Palinkas, L. A., Holloway, I. W., Fuentes, D., Wu, Q., & Chamberlain, P. (2011). Social networks and implementation of evidence-based practices in public youth-serving systems: A mixed-methods study. Implementation Science, 6(113). doi:10.1186/1748-5908-6-113
Background: The present study examines the structure and operation of social networks of information and advice and their role in making decisions as to whether to adopt new evidence-based practices (EBPs) among agency directors and other program professionals in 12 California counties participating in a large randomized controlled trial.
Methods: Interviews were conducted with 38 directors, assistant directors, and program managers of county probation, mental health, and child welfare departments. Grounded-theory analytic methods were used to identify themes related to EBP adoption and network influences. A web-based survey collected additional quantitative information on members of information and advice networks of study participants. A mixed-methods approach to data analysis was used to create a sociometric data set (n = 176) for examination of associations between advice seeking and network structure.
Results: Systems leaders develop and maintain networks of information and advice based on roles, responsibility, geography, and friendship ties. Networks expose leaders to information about EBPs and opportunities to adopt EBPs; they also influence decisions to adopt EBPs. Individuals in counties at the same stage of implementation accounted for 83% of all network ties. Networks in counties that decided not to implement a specific EBP had no extra-county ties. Implementation of EBPs at the two-year follow-up was associated with the size of county, urban versus rural counties, and in-degree centrality. Collaboration was viewed as critical to implementing EBPs, especially in small, rural counties where agencies have limited resources on their own.
Conclusions: Successful implementation of EBPs requires consideration and utilization of existing social networks of high-status systems leaders that often cut across service organizations and their geographic jurisdictions.
Raghavan, R., Bright, C. L., & Shadoin, A. L. (2008). Toward a policy ecology of implementation of evidence-based practices in public mental health settings. Implementation Science, 3(26), 1-9.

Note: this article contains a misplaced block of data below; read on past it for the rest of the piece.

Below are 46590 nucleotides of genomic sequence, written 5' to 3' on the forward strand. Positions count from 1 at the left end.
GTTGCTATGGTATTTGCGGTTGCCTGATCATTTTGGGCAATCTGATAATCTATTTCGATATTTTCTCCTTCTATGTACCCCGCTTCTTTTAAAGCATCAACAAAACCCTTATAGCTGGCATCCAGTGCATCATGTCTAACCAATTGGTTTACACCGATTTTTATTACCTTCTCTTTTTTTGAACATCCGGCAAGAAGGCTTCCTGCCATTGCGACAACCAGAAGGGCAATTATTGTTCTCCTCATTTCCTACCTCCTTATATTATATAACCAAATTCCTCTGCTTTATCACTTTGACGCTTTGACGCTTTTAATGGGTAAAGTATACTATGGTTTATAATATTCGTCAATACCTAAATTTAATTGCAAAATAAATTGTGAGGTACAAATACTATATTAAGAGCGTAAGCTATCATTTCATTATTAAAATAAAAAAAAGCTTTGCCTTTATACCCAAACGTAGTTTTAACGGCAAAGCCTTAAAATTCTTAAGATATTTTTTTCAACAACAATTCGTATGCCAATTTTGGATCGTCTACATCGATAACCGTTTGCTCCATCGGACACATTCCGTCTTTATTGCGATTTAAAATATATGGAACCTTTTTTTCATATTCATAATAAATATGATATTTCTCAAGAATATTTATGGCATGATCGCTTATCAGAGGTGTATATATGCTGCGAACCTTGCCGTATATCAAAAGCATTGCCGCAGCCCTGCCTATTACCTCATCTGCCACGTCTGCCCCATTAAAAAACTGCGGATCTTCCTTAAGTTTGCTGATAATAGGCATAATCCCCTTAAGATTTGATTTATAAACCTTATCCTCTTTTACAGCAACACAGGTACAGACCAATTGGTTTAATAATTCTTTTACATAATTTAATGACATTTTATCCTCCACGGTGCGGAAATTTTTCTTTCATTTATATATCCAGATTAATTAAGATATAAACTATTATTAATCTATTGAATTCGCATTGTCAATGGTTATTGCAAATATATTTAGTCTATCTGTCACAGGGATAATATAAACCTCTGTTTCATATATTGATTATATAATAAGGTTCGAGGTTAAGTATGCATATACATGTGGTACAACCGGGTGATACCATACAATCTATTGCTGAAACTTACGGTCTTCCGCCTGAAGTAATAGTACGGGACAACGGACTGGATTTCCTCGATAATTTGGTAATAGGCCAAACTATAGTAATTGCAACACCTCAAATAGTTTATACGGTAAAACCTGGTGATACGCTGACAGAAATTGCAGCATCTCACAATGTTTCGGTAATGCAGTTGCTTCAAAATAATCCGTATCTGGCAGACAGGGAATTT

Mental health policymaking to support the implementation of evidence-based practices (EBPs) largely has been directed toward clinicians. However, implementation is known to be dependent upon a broader ecology of service delivery. Hence, focusing exclusively on individual clinicians as targets of implementation is unlikely to result in sustainable and widespread implementation of EBPs. Policymaking that is informed by the implementation literature requires that policymakers deploy strategies across multiple levels of the ecology of implementation. At the organizational level, policies are needed to resource the added marginal costs of EBPs, and to assist organizational learning by re-engineering continuing education units. At the payor and regulatory levels, policies are needed to creatively utilize contractual mechanisms, develop disease management programs and similar comprehensive care management approaches, carefully utilize provider and organizational profiling, and develop outcomes assessment. At the political level, legislation is required to promote mental health parity, reduce discrimination, and support loan forgiveness programs. Regulations are also needed to enhance consumer and family engagement in an EBP agenda. And at the social level, approaches to combat stigma are needed to ensure that individuals with mental health need access services. The implementation literature suggests that a single policy decision, such as mandating a specific EBP, is unlikely to result in sustainable implementation. Policymaking that addresses in an integrated way the ecology of implementation at the levels of provider organizations, governmental regulatory agencies, and their surrounding political and societal milieu is required to successfully and sustainably implement EBPs over the long term.